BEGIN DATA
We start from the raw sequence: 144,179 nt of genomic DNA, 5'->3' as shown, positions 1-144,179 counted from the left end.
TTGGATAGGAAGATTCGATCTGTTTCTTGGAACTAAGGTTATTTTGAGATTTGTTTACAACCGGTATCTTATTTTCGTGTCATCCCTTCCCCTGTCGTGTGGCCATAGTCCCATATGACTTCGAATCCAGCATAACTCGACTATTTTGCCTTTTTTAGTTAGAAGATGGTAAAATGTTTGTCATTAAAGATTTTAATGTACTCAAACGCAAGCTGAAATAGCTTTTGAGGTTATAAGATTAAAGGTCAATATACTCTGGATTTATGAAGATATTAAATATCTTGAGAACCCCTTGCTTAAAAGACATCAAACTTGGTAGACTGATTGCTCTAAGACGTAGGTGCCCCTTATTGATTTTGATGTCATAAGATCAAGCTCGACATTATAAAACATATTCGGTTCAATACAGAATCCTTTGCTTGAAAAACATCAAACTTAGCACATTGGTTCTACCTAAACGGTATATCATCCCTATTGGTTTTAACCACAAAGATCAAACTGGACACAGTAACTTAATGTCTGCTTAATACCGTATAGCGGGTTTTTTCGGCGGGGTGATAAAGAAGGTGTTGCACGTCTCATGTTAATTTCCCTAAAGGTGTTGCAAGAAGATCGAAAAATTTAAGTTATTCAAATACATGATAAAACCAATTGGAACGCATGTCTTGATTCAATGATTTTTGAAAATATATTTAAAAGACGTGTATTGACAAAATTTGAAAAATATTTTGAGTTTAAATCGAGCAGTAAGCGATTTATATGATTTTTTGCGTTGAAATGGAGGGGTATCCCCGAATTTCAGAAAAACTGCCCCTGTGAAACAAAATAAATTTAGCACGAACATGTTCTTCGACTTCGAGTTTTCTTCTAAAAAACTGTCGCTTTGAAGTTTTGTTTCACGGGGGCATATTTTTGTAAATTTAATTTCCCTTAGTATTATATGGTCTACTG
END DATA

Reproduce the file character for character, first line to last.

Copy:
We start from the raw sequence: 144,179 nt of genomic DNA, 5'->3' as shown, positions 1-144,179 counted from the left end.
TTGGATAGGAAGATTCGATCTGTTTCTTGGAACTAAGGTTATTTTGAGATTTGTTTACAACCGGTATCTTATTTTCGTGTCATCCCTTCCCCTGTCGTGTGGCCATAGTCCCATATGACTTCGAATCCAGCATAACTCGACTATTTTGCCTTTTTTAGTTAGAAGATGGTAAAATGTTTGTCATTAAAGATTTTAATGTACTCAAACGCAAGCTGAAATAGCTTTTGAGGTTATAAGATTAAAGGTCAATATACTCTGGATTTATGAAGATATTAAATATCTTGAGAACCCCTTGCTTAAAAGACATCAAACTTGGTAGACTGATTGCTCTAAGACGTAGGTGCCCCTTATTGATTTTGATGTCATAAGATCAAGCTCGACATTATAAAACATATTCGGTTCAATACAGAATCCTTTGCTTGAAAAACATCAAACTTAGCACATTGGTTCTACCTAAACGGTATATCATCCCTATTGGTTTTAACCACAAAGATCAAACTGGACACAGTAACTTAATGTCTGCTTAATACCGTATAGCGGGTTTTTTCGGCGGGGTGATAAAGAAGGTGTTGCACGTCTCATGTTAATTTCCCTAAAGGTGTTGCAAGAAGATCGAAAAATTTAAGTTATTCAAATACATGATAAAACCAATTGGAACGCATGTCTTGATTCAATGATTTTTGAAAATATATTTAAAAGACGTGTATTGACAAAATTTGAAAAATATTTTGAGTTTAAATCGAGCAGTAAGCGATTTATATGATTTTTTGCGTTGAAATGGAGGGGTATCCCCGAATTTCAGAAAAACTGCCCCTGTGAAACAAAATAAATTTAGCACGAACATGTTCTTCGACTTCGAGTTTTCTTCTAAAAAACTGTCGCTTTGAAGTTTTGTTTCACGGGGGCATATTTTTGTAAATTTAATTTCCCTTAGTATTATATGGTCTACTG